The Art of Type Arguments 9 exercises

Understand Literal Inference in Generics

TypeScript infers different things in type arguments from things you pass to functions.

Here we've got a function that returns the value only, so it just returns whatever you pass in:

const returnsValueOnly = <T>(t: T) => {
return t
// result is inferred as "a"
const result = returnsVa

Loading explainer


0:00 It's time to start talking about how TypeScript infers different things in type arguments from things you pass to functions because there's quite a lot here that's nasty and a little bit interesting.

0:12 I've done this in an explainer format because problem solution here is a little bit cruel. Here we've got a function that returns the value only. It just returns whatever you pass in. We've seen this type of function before, and you can see that the result here is actually inferred as A.

0:29 When we return the value inside an object, like we've got T1, T here, then result is actually typed as string. You can see that it's basically exactly the same thing that's going on here. We're just returning T, but here we wrap it in an object, whereas here we just return it. Here it gets typed as string, whereas up here it gets typed as its literal value.

0:56 Inside here we returnsValueInAnObjectWithConstraint. We've added extends string inside here, and now result3 gets typed as its literal value again. What? What? That's mad, right? The reason I think this happens is this seems relatively inconsistent to me. It feels like in the compiler, you have a special case where it sees, OK, if you're just returning that thing, then you should infer it as its literal type.

1:30 This means that if we get like 1 here, it's going to infer it as 1. Whereas if you put it inside an object that's potentially could be mutated afterwards, result2.t equals blah, blah, blah, blah, blah, then this it feels like it should work.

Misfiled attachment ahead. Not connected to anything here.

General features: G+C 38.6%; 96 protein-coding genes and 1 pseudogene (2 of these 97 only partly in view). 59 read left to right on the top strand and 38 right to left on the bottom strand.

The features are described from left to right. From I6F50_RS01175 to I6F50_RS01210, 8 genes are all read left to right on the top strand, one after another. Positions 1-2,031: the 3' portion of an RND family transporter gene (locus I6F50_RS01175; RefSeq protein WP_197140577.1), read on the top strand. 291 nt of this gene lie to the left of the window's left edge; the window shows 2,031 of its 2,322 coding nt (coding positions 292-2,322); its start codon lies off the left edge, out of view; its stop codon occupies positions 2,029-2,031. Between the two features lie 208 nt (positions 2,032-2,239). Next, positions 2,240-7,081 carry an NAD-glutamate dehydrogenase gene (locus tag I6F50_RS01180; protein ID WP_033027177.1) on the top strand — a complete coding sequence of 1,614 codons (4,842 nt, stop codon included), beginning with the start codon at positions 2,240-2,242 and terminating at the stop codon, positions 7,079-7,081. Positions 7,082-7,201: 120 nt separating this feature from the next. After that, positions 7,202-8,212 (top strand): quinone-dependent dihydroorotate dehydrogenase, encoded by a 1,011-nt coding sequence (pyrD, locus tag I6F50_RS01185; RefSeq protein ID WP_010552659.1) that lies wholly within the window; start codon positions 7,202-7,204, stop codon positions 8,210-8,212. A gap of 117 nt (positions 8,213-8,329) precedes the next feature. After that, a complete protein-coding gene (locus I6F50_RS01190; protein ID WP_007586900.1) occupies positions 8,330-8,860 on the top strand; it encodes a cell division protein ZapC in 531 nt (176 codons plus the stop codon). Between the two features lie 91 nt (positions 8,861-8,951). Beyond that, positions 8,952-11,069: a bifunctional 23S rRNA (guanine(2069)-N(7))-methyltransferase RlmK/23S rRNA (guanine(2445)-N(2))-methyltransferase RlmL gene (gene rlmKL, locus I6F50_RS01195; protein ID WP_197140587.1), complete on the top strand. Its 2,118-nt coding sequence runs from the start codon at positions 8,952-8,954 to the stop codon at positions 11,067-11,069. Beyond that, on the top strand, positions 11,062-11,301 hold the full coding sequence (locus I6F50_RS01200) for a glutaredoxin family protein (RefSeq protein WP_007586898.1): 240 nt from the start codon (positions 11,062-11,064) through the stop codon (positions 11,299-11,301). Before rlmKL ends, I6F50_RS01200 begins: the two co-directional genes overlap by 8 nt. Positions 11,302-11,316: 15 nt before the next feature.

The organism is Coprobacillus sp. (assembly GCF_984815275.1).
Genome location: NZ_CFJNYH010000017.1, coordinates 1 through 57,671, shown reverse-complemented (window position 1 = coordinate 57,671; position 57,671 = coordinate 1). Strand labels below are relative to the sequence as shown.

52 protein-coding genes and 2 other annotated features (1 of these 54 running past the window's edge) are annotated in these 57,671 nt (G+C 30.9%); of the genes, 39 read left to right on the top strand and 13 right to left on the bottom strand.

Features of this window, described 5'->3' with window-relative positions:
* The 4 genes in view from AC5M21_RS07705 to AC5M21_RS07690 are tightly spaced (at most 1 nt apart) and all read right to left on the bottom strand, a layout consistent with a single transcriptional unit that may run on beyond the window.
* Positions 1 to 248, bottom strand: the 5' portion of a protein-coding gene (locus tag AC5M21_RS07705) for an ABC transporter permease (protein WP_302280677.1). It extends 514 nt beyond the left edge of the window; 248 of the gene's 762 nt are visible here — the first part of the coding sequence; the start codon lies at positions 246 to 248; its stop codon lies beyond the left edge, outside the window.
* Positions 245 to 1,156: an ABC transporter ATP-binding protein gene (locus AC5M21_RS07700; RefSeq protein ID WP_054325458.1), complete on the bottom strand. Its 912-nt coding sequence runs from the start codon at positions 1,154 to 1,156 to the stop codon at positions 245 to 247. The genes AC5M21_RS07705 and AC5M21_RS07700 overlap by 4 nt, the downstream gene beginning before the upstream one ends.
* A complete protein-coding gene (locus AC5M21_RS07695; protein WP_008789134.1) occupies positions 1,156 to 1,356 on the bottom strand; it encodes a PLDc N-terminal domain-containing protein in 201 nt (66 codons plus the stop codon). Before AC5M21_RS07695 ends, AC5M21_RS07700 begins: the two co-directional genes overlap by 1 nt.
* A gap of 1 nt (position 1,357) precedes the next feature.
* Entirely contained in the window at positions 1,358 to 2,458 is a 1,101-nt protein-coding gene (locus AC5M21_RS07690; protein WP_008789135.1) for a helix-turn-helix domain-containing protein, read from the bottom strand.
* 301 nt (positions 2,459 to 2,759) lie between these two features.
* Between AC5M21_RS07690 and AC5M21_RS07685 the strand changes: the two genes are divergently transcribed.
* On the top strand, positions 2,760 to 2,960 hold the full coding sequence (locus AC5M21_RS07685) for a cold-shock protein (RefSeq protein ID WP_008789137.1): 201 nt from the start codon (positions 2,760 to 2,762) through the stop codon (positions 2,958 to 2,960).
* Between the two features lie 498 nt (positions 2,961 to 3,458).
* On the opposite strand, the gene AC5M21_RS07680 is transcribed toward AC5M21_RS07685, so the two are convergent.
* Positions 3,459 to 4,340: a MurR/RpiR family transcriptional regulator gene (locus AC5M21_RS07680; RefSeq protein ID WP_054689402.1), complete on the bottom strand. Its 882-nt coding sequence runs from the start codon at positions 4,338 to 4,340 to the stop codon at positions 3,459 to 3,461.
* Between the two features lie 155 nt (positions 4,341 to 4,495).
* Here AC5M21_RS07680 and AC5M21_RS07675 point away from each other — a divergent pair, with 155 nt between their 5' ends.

1:50 Whereas it feels like here we're hitting maybe another special case where if you infer it to be a specific string, you can't pass numbers into here for instance, then it's going to yell at you. All of these options, so result3, we can't really reassign it. We can assign it to abc, but we can't assign it to another random string.

2:14 Each of these solutions here, it feels like TypeScript is trying to be as helpful as possible, but he fact that they're inconsistent from each other will throw you off. There are some levers you can pull. If you're just doing a basic identity function, then TypeScript will pretty much always refer, infer the thing that you pass in, although it won't do it deeply, which we'll see in a later explainer.

2:40 If you're returning the value in an object then, or like an array for instance too, so I can actually put T inside here, then it makes sense that this is a string array, as opposed to if I add a constraint to this, T1 extends string, then this will actually put it inside abc here. Now inside result2, I can't push anything that isn't abc. I can't push a random string to it.

3:05 Or maybe I can restart the TS server. This will yell at me, yeah. It's not assignable to parameter or type abc. You can use these constraints to basically tighten TypeScript, and make sure it's inferring the literal inside there. Sometimes the literal is exactly what you want.

3:25 Sometimes you're going to get this more basic inference, where you can basically get something like this, return the value inside an object, and sometimes this will be what you want as well. This should give you a sense that TypeScript is giving trying to be as helpful as it can and you can tweak the constraints or tweak the return values as to what it's typed in, to make it make more sense.